Tag Archives: communication

A Rampage of Minor Atrocities


rampageMy 12-year-old is on a Rampage of Minor Atrocities.

She says she (a) wants to get over her Fear Of Getting In Trouble, and (b) Wants To Rebel, which (she says) is a Very Difficult Task with a mother like me.

“Why?” I asked, puzzled. I’d assumed rebellion was sort of a built-in no-brainer (sometimes literally, as in “Where were your brains when you chose that friend/wore that outfit/called your mother a bitch/set fire to the table?”) when you’re newly hormonal.

“It’s tough to be a rebel when your mother doesn’t disapprove of anything you do,” she said.

It’s true. My two daughters, 12 and 9, have asked me why they never get “punished” – as in, bed without dinner, sit in the corner, beatings, or the typical sanctions. Instead, if they spill something carelessly (as, really, we ALL do), they simply have to help me clean it up (or clean it up themselves). (As we all do.)

If they’re fresh-mouthed, I either don’t speak to them, (which they HATE, but it’s what I’d do to anyone else, right?) or I assume they’re too tired to behave, and so it’s beddy-bye.

Consequences, rather than punishments. It just makes more sense. Two weeks ago, my youngest and her pal sloshed through my black and white kitchen (newly painted, newly floored) and got mud all over EVERYTHING.

Next day, I hear her friend whisper: “Did you get in trouble?”

Youngest, to her friend: “I don’t GET in trouble,” she said.

“You don’t? You LUCKY!”

A snort. “Yeah, SO lucky. I hadda get on my hands and knees with my mom and wash the floors and cabinets we messed up.”

So said Oldest, in her Rampage of Minor Atrocities, poured Gatorade on the seat of a classmate. The next day, she confessed to the friend, who, with an exasperated gasp, pointed in amused horror at her friend. “It was YOU! I had to wear my hoodie around my waist all DAY because of you!”

“You’re telling on yourself?” I asked her in surprise.

“That’s half the fun,” she grinned. Then she did a dead-on accurate Cheerleader: “AAAHH! Where’s my ponytail?” I watched in horrified fascination as she then mimed swinging an invisible ponytail in front of said imaginary cheerleader’s face.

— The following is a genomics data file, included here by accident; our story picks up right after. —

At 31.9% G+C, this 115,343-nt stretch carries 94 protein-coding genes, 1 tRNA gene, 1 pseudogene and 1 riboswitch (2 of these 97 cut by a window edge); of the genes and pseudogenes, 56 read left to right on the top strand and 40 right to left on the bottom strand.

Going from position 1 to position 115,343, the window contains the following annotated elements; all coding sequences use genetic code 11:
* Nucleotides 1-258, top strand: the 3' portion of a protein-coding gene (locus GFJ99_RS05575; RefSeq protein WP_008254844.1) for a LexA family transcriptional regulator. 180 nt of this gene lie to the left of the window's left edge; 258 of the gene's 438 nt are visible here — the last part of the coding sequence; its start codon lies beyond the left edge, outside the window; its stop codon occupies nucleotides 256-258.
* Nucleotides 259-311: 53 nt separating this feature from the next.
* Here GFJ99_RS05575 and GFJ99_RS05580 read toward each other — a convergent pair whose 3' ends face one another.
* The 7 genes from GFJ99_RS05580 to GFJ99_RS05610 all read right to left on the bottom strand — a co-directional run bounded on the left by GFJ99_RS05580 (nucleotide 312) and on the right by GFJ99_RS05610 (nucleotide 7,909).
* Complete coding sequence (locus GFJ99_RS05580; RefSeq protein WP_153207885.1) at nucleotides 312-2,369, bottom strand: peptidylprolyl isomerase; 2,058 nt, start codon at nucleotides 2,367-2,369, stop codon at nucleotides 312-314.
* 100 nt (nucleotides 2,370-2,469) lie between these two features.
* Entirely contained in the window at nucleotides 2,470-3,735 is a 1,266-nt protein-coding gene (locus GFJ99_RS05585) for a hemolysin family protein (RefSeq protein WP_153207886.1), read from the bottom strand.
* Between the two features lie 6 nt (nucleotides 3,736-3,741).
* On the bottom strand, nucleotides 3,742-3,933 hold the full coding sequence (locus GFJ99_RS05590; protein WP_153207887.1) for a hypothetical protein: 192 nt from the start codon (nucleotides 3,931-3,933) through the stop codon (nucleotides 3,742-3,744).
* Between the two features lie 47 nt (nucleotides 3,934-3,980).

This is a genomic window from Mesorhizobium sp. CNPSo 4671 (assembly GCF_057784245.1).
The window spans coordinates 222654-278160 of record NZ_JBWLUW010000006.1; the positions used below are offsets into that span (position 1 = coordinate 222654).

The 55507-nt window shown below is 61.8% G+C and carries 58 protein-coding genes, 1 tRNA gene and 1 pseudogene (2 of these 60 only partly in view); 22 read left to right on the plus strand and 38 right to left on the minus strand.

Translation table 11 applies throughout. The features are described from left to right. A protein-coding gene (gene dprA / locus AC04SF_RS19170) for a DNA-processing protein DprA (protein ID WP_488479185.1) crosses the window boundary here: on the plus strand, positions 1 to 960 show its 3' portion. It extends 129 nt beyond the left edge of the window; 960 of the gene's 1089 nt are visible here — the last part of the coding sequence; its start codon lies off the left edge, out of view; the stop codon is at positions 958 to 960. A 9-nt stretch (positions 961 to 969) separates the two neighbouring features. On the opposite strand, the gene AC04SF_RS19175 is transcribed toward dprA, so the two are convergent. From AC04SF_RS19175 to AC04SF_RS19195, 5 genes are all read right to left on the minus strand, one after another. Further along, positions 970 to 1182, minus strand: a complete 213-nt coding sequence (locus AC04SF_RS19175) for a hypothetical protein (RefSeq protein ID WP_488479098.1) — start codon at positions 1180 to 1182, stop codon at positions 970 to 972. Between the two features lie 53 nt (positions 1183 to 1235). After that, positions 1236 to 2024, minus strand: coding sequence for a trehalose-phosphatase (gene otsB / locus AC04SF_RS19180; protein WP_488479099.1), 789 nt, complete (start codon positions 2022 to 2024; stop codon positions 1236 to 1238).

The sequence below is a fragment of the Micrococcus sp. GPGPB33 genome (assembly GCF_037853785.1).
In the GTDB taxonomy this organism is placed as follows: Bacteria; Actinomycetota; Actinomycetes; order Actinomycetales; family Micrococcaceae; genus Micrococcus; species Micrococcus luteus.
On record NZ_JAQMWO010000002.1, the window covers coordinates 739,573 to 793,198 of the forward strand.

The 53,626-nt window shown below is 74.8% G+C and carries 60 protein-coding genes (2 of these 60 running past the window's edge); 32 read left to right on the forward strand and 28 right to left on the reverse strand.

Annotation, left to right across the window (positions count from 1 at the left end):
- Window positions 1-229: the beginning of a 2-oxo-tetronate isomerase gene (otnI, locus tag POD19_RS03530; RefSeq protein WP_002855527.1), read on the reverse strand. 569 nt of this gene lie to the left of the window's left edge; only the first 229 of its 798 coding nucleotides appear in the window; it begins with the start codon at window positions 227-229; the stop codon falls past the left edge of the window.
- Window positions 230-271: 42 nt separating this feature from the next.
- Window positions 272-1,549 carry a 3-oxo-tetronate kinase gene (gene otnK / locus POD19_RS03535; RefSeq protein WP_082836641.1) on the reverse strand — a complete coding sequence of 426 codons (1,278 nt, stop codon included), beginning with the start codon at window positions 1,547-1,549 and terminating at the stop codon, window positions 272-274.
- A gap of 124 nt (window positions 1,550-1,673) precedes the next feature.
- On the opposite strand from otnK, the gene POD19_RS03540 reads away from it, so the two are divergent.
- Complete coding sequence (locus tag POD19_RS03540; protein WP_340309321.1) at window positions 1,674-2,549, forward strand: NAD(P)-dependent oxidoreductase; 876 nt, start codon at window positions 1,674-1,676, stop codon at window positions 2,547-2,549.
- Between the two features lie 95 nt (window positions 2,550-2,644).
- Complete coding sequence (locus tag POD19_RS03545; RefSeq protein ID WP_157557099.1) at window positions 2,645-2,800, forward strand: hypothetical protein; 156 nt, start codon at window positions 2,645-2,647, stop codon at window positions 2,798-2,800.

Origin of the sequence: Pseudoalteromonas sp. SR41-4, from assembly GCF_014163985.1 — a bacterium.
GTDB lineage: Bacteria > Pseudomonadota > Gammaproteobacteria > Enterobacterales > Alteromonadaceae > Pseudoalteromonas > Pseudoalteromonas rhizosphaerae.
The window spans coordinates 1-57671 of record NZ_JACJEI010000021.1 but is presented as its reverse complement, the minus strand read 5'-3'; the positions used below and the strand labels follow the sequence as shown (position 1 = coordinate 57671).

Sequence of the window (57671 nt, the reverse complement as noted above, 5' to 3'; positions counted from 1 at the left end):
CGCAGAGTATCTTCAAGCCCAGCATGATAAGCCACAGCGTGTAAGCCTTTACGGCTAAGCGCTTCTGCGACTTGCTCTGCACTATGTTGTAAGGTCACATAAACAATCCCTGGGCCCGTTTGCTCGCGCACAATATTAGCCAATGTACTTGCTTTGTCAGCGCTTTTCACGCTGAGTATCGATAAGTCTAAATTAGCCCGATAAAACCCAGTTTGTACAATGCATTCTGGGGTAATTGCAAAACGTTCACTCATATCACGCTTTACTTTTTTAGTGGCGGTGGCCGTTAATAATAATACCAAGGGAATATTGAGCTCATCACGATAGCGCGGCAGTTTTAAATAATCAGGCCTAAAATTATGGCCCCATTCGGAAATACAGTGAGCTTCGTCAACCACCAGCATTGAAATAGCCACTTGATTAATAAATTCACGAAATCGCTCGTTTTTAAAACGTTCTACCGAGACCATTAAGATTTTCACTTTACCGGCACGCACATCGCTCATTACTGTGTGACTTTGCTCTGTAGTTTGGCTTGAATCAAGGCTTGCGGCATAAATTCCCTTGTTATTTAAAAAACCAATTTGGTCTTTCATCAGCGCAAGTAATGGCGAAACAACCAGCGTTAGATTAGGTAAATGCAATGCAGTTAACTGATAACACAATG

I laughed till I cried. Then: “You didn’t really cut anyone’s ponytail off, did you?”

A beat. Then: “No, Mom.”

I exhaled.

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Call the Red Cross. Because you can’t get there on the Web.


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My oldest is taking the Red Cross Babysitting Course today — we signed up for it online, to save ten whole dollars, which believe me, we earned, since the Red Cross web site is a natural disaster in itself: unbelievably torturous to navigate. It’s as if they deliberately hide information in an online labyrinth, sending users click after click in a nearly endless search for the one small piece of information they seek.

Armed, even, with the course number of the babysitting course, once we stumbled on the “Take A Class” section, the course refused to manifest itself for registering.

My daughter and I, stymied, at last puzzled out that we could excavate the registration page by searching for the course by NOT using the course number as a parameter – or using ANY search parameters at all.

(Smart girl, that babysitter-to-be.)

The services they offer, of course, are as good as their web site is bad, so I have far higher hopes for the class itself. It’s a full-day gig, and my eldest, usually a late-morning weekend sleeper, was up and ready for it. She’s got an ulterior motive: a babysitter certified by the Red Cross is WAY more likely to be rolling in jobs and cash than your average 12-year-old.

Add to that a mom with a graphic design background, and a neighborhood to post flyers in, and my little entrepreneur has dollar signs in her eyes.

To her credit, though, she also sallied forth with a notebook, pen, and a willing spirit to soak up everything the class has to offer: particularly, I warned her, the part in the course description that says “How to Communicate with Parents.”

This, I told her, is one of the key breakdown points in a babysitter’s career.

As an enterprising 12-year-old myself, I recalled one disastrous episode where I managed to keep a panicky hold on three human toddlers for about eight solid hours, even managing to get them all to sleep. Their humanity was questionable, although they were unquestionably primates; their ability to hang from the ceiling and from any small outcropping on the wall or high dresser proved that.